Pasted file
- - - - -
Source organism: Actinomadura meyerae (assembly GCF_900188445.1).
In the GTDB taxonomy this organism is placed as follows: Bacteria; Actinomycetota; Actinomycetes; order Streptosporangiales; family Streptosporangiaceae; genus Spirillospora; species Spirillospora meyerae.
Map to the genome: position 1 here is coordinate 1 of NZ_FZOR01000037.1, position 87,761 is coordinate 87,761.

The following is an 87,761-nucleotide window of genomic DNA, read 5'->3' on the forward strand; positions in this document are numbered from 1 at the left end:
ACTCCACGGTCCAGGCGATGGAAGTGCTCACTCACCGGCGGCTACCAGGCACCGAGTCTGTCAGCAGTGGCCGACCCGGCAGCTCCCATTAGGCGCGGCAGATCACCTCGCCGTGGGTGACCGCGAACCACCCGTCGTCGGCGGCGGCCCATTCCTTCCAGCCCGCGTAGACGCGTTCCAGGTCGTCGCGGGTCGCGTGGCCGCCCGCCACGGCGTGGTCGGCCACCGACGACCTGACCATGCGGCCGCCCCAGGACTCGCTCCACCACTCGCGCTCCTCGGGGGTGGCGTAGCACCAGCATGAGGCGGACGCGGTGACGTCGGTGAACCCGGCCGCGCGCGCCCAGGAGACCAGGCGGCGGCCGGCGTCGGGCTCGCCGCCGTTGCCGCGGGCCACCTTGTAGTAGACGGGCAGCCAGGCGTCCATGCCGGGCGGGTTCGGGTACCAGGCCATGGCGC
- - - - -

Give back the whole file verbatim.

Source organism: Actinomadura meyerae (assembly GCF_900188445.1).
In the GTDB taxonomy this organism is placed as follows: Bacteria; Actinomycetota; Actinomycetes; order Streptosporangiales; family Streptosporangiaceae; genus Spirillospora; species Spirillospora meyerae.
Map to the genome: position 1 here is coordinate 1 of NZ_FZOR01000037.1, position 87,761 is coordinate 87,761.

The following is an 87,761-nucleotide window of genomic DNA, read 5'->3' on the forward strand; positions in this document are numbered from 1 at the left end:
ACTCCACGGTCCAGGCGATGGAAGTGCTCACTCACCGGCGGCTACCAGGCACCGAGTCTGTCAGCAGTGGCCGACCCGGCAGCTCCCATTAGGCGCGGCAGATCACCTCGCCGTGGGTGACCGCGAACCACCCGTCGTCGGCGGCGGCCCATTCCTTCCAGCCCGCGTAGACGCGTTCCAGGTCGTCGCGGGTCGCGTGGCCGCCCGCCACGGCGTGGTCGGCCACCGACGACCTGACCATGCGGCCGCCCCAGGACTCGCTCCACCACTCGCGCTCCTCGGGGGTGGCGTAGCACCAGCATGAGGCGGACGCGGTGACGTCGGTGAACCCGGCCGCGCGCGCCCAGGAGACCAGGCGGCGGCCGGCGTCGGGCTCGCCGCCGTTGCCGCGGGCCACCTTGTAGTAGACGGGCAGCCAGGCGTCCATGCCGGGCGGGTTCGGGTACCAGGCCATGGCGC